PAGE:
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18.02.2005. Bratislava summit: common interest will triumph

Only the lazy do not speak about the growing crisis in Russia-US relationship. The world is waiting for the Bratislava summit between Vladimir Putin and George Bush with mixed feelings dominated by concern. There are objective and subjective reasons for this.

Russia-US relations have always been a combination of rivalry and cooperation. The traditional elites in the two countries have always regarded each other with suspicion, which was stronger in Russia in the past. We suffered from our weakness. The 9/11 tragedy and the personal friendship between our presidents pushed back and suppressed rivalry.

Another factor that kept us together was the similarity of our foreign policy philosophies: despite a difference of capabilities, it was a geopolitical philosophy based on power, more conspicuously black and white than the European's philosophy. Both elite groups believed that realistic, sometimes cynical, interests prevailed over values.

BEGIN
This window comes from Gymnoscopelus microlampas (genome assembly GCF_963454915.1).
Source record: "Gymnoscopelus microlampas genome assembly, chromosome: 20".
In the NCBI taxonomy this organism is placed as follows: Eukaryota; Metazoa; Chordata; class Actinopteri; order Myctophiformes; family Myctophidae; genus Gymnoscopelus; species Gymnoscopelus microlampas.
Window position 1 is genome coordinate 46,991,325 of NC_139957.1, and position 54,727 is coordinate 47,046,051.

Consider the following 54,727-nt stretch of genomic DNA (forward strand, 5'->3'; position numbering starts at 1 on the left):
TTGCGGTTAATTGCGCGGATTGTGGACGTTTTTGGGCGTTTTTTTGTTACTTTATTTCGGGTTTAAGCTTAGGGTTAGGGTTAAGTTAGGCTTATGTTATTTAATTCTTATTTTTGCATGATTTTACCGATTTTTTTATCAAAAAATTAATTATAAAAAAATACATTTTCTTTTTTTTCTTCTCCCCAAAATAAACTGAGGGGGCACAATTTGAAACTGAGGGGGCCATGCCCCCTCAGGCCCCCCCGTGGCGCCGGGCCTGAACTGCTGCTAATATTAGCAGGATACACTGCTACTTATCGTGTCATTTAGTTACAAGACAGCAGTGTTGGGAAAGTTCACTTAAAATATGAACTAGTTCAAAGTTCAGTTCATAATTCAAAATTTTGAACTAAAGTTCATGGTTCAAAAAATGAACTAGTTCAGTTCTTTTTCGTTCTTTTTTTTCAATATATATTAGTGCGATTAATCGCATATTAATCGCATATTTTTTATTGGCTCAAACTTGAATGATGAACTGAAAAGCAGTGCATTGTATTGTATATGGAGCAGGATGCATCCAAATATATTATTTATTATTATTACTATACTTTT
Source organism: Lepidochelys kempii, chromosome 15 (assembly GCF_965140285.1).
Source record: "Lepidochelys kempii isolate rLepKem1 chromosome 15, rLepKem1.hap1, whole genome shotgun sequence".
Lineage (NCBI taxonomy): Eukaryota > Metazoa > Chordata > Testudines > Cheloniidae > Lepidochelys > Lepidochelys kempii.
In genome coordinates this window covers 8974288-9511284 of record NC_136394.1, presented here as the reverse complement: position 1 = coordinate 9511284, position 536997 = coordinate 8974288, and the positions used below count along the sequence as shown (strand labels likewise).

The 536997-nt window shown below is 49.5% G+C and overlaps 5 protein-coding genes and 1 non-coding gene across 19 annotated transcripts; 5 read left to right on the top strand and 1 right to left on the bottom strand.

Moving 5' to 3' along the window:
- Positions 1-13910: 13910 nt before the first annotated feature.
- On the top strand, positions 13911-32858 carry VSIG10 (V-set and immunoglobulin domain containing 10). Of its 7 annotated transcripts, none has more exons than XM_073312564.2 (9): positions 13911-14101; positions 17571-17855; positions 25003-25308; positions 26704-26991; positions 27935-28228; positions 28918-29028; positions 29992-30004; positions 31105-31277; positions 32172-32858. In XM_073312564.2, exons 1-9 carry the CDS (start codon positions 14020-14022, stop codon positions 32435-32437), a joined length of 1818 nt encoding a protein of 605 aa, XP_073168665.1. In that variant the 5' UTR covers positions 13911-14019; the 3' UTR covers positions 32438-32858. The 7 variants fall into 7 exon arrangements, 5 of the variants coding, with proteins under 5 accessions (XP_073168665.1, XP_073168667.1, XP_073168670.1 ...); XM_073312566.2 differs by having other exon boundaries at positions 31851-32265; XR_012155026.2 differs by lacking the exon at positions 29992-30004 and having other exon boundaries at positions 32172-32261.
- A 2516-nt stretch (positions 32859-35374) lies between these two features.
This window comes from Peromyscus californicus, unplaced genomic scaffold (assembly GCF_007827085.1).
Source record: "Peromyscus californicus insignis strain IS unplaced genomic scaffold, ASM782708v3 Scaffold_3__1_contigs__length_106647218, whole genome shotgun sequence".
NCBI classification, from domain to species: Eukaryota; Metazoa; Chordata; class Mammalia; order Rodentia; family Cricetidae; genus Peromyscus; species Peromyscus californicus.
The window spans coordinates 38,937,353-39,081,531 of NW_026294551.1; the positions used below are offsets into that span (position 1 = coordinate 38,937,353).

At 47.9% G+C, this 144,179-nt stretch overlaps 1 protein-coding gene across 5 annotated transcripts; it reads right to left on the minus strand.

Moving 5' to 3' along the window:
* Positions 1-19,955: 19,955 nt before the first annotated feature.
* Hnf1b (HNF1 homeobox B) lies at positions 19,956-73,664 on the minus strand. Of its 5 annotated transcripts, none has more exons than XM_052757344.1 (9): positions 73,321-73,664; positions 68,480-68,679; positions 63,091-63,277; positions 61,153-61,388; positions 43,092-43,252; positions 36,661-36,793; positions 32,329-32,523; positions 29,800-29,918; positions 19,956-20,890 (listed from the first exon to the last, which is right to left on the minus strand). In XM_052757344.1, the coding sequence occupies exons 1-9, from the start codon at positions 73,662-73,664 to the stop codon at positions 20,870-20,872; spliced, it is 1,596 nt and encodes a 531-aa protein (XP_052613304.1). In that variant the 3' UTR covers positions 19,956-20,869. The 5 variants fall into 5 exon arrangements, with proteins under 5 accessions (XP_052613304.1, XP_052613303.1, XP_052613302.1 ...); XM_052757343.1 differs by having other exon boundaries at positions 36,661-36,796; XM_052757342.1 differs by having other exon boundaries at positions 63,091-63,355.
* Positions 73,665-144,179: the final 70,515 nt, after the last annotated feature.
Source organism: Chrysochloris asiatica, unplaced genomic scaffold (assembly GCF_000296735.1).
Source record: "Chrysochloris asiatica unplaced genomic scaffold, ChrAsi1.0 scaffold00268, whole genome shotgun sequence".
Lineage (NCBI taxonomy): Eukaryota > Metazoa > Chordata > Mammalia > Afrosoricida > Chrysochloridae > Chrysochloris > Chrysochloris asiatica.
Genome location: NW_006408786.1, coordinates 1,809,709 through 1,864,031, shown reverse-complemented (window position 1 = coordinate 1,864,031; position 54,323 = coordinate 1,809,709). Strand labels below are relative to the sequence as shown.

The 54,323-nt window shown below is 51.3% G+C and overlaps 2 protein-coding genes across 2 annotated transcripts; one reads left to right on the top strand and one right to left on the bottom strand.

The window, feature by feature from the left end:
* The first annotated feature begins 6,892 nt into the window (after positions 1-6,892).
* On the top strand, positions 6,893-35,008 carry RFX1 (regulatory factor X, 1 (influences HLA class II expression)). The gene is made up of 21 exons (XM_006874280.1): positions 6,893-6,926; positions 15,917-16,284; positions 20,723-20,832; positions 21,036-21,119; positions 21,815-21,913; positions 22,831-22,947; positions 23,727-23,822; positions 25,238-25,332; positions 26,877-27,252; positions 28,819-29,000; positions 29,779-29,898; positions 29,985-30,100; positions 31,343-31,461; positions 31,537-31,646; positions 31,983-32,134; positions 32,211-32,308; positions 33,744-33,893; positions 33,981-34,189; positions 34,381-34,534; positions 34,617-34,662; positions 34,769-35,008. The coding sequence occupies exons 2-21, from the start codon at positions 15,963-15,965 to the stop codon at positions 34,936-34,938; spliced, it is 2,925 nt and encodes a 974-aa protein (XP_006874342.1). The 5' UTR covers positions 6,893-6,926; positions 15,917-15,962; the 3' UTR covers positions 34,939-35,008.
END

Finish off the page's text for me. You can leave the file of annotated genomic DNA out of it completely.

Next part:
The common interests are to prevent nuclear proliferation, fight terror, preclude China from becoming a geopolitical rival (of the US) and a threatening force if the geopolitical vacuum deepens in the Russian Far East and East Siberia (for Russia), and hinder the destabilization of the Greater Middle East.

There are serious differences between the two countries. For example, it is clear that the US and Russia have become rivals for influence in the former Soviet countries. Moscow was seriously pained by its «defeat» in Ukraine, which was largely a result of an ineffective policy.

The US elite, which is torn apart by contradictions, is developing a kind of consensus with regard to the events in Russia. It believes that Russia is sliding into authoritarianism, whose inefficiency can potentially weaken the country. This has again drawn attention to the safety of Russia's nuclear arsenals. The US elite is also criticizing Russia's ineffective neo-imperialist policies in the CIS (but not the more effective American neo-imperialist campaign).